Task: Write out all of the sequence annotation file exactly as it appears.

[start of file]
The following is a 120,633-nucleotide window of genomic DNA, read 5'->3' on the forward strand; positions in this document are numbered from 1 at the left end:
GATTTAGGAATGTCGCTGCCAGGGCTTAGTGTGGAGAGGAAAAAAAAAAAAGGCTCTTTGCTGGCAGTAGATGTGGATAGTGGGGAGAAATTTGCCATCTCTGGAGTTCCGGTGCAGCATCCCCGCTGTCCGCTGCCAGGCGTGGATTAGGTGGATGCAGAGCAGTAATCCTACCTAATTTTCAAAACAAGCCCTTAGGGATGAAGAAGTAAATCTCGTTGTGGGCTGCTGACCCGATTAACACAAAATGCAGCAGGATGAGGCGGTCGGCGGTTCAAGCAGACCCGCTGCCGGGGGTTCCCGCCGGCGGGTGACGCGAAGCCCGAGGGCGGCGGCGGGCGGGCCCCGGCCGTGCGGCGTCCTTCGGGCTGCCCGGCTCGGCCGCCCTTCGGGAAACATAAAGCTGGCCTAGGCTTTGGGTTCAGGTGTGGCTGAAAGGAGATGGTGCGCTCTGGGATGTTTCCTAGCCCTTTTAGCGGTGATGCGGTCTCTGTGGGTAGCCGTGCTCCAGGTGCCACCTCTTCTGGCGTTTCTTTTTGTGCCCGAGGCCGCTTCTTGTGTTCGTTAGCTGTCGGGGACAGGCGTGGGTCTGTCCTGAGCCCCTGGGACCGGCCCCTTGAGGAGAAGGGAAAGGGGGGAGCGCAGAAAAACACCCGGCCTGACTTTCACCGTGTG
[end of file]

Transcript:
The following is a 120,633-nucleotide window of genomic DNA, read 5'->3' on the forward strand; positions in this document are numbered from 1 at the left end:
GATTTAGGAATGTCGCTGCCAGGGCTTAGTGTGGAGAGGAAAAAAAAAAAAGGCTCTTTGCTGGCAGTAGATGTGGATAGTGGGGAGAAATTTGCCATCTCTGGAGTTCCGGTGCAGCATCCCCGCTGTCCGCTGCCAGGCGTGGATTAGGTGGATGCAGAGCAGTAATCCTACCTAATTTTCAAAACAAGCCCTTAGGGATGAAGAAGTAAATCTCGTTGTGGGCTGCTGACCCGATTAACACAAAATGCAGCAGGATGAGGCGGTCGGCGGTTCAAGCAGACCCGCTGCCGGGGGTTCCCGCCGGCGGGTGACGCGAAGCCCGAGGGCGGCGGCGGGCGGGCCCCGGCCGTGCGGCGTCCTTCGGGCTGCCCGGCTCGGCCGCCCTTCGGGAAACATAAAGCTGGCCTAGGCTTTGGGTTCAGGTGTGGCTGAAAGGAGATGGTGCGCTCTGGGATGTTTCCTAGCCCTTTTAGCGGTGATGCGGTCTCTGTGGGTAGCCGTGCTCCAGGTGCCACCTCTTCTGGCGTTTCTTTTTGTGCCCGAGGCCGCTTCTTGTGTTCGTTAGCTGTCGGGGACAGGCGTGGGTCTGTCCTGAGCCCCTGGGACCGGCCCCTTGAGGAGAAGGGAAAGGGGGGAGCGCAGAAAAACACCCGGCCTGACTTTCACCGTGTG